This article is part of the Future Forward series. Find the full series here.
For many educators, teaching became increasingly challenging when the pandemic hit. Having to shift to virtual learning in an instant brought a whole slew of changes to the classroom, from adapting lessons to suit an online environment to teachers having to learn new technologies fast. Steven Gupton, a teacher at Shepard Middle School, faced all of these challenges and more.
“We have not stopped teaching. In fact, I, along with a lot of other people, are working even harder now, to build those relationships, to plan those lessons, because this is completely different for us. Unless you were someone who taught virtually or taught distance education from the beginning, this was all brand new.”Steven Gupton, teacher at Shepard Middle School
Midway through the pandemic, Gupton switched jobs. He went from teaching in his home county, a rural area, to Durham County, a more urban environment. The switch has been mostly positive for Gupton, but it certainly added to the long list of changes in a year ripe with uncertainty.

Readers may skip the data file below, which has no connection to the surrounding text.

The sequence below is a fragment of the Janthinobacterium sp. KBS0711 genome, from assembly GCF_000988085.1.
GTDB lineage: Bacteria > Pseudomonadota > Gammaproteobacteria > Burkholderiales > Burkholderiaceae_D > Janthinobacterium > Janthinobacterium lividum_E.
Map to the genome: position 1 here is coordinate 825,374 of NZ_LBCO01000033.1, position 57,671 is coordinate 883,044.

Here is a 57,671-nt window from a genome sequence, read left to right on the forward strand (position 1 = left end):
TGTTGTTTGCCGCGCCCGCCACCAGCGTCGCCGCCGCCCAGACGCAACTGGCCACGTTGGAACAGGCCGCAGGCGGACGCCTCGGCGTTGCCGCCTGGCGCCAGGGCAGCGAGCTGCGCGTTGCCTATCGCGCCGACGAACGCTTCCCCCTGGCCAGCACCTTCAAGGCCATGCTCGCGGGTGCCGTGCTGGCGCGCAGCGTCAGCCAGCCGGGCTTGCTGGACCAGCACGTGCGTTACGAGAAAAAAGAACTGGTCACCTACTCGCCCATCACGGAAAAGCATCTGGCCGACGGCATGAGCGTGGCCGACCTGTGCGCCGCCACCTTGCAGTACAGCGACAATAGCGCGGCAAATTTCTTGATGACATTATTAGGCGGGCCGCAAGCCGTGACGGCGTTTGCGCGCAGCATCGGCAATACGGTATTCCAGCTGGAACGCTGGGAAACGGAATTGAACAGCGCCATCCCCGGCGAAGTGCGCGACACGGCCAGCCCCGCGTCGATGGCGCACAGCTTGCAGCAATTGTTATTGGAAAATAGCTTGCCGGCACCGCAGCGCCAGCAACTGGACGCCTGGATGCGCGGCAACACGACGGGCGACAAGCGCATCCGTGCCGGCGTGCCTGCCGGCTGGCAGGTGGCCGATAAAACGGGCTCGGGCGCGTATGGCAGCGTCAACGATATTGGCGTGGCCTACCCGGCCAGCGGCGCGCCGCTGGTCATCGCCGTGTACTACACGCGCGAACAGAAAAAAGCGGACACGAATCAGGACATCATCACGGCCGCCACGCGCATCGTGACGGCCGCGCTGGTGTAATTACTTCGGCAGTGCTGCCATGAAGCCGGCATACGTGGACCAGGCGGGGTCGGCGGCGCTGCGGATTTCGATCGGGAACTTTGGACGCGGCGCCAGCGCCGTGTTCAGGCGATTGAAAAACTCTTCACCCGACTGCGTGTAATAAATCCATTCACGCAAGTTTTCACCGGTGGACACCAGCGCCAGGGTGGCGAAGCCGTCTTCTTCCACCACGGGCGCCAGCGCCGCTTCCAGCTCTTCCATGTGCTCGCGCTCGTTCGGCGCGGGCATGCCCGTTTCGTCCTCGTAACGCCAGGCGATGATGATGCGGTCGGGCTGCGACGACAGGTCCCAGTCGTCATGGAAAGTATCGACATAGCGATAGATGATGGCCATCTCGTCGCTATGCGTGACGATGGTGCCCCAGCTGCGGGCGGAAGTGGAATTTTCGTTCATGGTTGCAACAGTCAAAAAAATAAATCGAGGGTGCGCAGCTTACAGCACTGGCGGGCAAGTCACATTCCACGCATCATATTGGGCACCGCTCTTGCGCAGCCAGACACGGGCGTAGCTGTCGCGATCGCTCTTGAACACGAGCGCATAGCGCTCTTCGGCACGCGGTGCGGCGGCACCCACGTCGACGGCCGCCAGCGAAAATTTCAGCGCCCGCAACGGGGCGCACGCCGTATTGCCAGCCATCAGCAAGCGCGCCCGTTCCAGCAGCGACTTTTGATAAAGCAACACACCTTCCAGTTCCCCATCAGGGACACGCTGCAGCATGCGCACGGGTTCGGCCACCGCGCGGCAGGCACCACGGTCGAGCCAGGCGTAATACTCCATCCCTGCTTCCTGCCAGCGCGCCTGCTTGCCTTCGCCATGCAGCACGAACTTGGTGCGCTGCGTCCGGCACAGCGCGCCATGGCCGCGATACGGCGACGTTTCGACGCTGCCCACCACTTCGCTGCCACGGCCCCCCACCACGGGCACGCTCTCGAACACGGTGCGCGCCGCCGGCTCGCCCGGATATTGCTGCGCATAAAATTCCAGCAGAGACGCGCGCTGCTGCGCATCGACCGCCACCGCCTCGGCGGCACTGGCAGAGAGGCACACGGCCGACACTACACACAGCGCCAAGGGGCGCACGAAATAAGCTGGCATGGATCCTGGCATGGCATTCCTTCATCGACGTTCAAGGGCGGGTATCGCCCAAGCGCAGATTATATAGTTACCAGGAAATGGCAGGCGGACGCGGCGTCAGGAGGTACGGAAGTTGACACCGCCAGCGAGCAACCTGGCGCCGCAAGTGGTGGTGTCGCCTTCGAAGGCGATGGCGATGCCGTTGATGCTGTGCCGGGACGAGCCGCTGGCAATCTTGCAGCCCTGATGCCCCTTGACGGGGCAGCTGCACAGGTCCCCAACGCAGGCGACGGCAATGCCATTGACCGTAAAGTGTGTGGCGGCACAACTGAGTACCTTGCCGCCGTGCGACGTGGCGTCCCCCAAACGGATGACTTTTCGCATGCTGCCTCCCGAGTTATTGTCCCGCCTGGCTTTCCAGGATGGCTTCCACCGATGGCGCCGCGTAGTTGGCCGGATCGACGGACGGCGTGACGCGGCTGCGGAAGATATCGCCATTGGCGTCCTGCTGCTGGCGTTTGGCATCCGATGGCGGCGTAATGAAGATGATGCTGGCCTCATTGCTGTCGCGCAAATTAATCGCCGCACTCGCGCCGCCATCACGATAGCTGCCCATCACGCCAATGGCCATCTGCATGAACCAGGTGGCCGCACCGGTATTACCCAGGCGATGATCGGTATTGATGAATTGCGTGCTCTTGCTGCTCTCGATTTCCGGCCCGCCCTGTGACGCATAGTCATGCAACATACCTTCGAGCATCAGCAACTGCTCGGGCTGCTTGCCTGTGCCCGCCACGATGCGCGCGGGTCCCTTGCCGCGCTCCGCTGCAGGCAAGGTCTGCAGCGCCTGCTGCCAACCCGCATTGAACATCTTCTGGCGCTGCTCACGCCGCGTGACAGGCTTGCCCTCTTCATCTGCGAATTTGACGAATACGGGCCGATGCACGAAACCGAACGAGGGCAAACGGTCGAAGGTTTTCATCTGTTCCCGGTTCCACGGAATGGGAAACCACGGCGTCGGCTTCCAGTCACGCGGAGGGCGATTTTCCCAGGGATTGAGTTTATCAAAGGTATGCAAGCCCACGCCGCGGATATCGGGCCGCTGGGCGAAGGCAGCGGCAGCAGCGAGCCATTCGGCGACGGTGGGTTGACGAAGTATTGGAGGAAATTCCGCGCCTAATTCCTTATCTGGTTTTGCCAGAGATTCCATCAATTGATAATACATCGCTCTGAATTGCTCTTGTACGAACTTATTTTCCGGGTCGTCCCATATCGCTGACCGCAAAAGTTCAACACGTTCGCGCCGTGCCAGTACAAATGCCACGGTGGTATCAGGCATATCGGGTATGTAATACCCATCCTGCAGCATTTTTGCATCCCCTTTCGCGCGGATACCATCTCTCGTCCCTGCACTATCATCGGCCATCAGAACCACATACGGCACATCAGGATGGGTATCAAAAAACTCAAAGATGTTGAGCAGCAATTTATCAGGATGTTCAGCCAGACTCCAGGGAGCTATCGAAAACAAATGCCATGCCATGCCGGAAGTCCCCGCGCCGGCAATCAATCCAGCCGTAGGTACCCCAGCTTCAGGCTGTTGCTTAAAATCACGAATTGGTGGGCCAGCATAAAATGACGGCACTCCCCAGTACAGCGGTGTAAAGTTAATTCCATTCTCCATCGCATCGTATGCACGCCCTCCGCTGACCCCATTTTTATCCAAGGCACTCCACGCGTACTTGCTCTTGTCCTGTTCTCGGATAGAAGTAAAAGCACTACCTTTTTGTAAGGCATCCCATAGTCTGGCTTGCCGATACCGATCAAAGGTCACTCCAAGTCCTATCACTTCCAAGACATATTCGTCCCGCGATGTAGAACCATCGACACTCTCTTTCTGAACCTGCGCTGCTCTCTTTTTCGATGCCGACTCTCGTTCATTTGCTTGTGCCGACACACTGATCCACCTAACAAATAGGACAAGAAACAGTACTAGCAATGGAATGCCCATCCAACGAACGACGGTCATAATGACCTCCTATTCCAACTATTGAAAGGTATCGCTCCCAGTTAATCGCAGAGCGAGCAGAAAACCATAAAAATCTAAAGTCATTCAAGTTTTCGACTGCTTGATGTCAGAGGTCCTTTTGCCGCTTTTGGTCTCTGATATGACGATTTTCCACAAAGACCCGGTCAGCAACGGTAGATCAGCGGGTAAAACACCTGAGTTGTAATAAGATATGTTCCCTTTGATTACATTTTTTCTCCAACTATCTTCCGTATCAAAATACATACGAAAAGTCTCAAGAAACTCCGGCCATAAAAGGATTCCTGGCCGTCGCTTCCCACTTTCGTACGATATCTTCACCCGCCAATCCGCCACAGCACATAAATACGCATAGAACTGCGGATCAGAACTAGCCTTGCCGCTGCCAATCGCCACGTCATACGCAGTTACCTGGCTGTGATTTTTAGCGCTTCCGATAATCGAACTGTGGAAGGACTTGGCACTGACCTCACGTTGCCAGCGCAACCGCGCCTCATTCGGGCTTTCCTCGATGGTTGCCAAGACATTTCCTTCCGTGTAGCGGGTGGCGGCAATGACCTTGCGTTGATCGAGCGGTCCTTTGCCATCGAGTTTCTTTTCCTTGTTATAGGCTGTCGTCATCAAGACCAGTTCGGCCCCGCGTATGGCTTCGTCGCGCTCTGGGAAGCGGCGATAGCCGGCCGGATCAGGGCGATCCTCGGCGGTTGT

It’s always about serving students for Gupton, which is what he held onto during this tumultuous year. Remembering his “why” allowed him to try innovative approaches in his classroom, like following up with students at home after virtual classes.
“Home visits have been a hit,” said Gupton.
For many of his students struggling to engage online, having their teacher visit them at home bolstered their feeling of connectedness to both their teacher and their education.
“I want to ensure that I am continuing to build intentional relationships with students,” said Gupton.
Listen to the full conversation here.